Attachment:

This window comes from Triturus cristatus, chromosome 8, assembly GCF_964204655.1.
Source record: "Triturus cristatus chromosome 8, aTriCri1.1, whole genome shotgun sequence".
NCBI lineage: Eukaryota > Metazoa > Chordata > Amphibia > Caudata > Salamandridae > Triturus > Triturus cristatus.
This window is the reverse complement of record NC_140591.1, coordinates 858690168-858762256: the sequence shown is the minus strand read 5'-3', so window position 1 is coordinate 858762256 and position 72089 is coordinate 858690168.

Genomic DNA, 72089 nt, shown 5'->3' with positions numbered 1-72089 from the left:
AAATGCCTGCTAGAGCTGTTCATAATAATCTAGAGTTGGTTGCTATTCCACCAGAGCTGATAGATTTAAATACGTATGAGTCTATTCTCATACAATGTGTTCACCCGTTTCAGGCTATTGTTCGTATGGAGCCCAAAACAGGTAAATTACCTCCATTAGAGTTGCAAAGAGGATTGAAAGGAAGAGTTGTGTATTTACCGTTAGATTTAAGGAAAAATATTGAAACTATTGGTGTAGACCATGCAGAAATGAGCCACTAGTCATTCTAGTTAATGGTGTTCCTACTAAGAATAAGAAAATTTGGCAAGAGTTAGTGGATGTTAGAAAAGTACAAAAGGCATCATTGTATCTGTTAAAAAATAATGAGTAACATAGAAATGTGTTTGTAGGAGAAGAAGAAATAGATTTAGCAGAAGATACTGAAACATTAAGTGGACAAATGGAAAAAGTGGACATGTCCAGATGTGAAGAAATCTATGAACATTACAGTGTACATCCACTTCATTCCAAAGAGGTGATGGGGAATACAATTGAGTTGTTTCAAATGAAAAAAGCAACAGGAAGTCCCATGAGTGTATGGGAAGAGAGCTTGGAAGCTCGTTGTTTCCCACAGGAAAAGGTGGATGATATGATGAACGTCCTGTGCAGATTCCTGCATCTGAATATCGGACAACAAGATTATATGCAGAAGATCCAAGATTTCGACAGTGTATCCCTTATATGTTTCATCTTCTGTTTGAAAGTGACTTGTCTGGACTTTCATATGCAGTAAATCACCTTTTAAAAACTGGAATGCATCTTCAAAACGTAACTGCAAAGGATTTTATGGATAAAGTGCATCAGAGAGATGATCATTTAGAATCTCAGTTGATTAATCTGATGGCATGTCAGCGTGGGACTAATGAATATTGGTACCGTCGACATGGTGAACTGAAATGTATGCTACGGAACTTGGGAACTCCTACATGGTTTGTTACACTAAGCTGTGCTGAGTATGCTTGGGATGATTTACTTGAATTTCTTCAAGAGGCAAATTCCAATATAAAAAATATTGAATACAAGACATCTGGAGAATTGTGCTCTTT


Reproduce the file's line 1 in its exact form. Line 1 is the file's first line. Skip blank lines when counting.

This window comes from Triturus cristatus, chromosome 8, assembly GCF_964204655.1.